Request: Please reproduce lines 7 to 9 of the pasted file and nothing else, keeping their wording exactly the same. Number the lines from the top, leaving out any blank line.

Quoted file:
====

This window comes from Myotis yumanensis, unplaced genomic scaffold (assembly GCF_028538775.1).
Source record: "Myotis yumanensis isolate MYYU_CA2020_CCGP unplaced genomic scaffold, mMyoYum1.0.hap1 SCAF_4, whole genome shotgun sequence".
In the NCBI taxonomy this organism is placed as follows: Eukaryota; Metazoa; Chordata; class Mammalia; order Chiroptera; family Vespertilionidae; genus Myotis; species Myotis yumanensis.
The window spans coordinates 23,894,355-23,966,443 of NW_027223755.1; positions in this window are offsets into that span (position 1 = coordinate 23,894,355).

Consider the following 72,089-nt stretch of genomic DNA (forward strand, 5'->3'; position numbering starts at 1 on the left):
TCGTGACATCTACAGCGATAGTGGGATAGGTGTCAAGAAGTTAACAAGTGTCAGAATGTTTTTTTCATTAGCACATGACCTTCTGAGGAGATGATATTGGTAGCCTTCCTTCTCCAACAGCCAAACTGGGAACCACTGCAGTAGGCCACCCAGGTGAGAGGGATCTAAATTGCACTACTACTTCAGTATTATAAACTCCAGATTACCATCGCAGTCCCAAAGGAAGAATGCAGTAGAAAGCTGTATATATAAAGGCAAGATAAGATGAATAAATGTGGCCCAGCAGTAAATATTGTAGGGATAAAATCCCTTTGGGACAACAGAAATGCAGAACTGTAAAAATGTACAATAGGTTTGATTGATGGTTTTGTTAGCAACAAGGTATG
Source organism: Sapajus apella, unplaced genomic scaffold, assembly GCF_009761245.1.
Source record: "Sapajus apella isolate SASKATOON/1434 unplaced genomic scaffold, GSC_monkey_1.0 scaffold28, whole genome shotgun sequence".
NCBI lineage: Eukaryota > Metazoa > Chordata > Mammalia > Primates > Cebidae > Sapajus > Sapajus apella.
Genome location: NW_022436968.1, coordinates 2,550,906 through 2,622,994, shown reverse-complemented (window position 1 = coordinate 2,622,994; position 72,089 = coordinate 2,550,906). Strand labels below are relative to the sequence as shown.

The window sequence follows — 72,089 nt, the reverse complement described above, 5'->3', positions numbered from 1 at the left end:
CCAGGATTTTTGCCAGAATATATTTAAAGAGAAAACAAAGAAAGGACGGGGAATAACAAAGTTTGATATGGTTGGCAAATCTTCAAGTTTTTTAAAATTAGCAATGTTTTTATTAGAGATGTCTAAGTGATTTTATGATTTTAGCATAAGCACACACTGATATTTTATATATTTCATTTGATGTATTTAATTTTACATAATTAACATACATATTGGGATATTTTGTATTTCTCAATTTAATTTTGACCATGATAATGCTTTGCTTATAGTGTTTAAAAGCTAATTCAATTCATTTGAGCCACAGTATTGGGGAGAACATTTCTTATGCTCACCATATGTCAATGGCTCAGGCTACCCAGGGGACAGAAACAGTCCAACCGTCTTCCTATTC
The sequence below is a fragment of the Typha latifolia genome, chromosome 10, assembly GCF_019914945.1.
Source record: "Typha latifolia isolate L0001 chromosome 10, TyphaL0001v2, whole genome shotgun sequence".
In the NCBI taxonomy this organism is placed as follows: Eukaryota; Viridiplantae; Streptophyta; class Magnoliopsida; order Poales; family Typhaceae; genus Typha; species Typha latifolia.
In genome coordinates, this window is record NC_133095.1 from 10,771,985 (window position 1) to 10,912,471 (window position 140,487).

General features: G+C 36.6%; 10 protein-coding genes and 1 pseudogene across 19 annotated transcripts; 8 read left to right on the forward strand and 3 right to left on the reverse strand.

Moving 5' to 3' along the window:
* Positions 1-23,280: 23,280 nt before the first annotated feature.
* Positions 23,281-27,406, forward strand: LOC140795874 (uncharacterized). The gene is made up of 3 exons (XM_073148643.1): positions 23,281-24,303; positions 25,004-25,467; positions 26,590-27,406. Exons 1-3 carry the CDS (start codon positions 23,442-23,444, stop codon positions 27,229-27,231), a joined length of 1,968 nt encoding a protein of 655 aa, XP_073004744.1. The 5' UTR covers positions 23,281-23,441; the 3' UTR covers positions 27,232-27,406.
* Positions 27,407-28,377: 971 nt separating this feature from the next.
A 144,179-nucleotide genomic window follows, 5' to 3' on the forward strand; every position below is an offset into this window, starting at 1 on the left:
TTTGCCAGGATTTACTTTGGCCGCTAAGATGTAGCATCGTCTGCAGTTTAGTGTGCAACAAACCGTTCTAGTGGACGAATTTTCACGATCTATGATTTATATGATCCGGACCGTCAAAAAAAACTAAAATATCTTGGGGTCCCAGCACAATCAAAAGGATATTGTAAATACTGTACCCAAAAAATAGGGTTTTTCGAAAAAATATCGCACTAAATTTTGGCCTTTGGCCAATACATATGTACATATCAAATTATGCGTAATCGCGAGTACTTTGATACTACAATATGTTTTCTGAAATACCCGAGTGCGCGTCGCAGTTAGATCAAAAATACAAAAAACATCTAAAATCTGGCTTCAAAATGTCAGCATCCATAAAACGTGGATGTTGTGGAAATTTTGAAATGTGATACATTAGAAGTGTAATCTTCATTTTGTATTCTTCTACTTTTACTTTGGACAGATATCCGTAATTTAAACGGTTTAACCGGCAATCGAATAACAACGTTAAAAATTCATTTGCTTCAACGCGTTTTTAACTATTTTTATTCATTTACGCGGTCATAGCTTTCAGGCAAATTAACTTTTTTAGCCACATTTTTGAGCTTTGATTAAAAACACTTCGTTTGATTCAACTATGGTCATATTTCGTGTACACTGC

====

Source organism: Sapajus apella, unplaced genomic scaffold, assembly GCF_009761245.1.
Source record: "Sapajus apella isolate SASKATOON/1434 unplaced genomic scaffold, GSC_monkey_1.0 scaffold28, whole genome shotgun sequence".
NCBI lineage: Eukaryota > Metazoa > Chordata > Mammalia > Primates > Cebidae > Sapajus > Sapajus apella.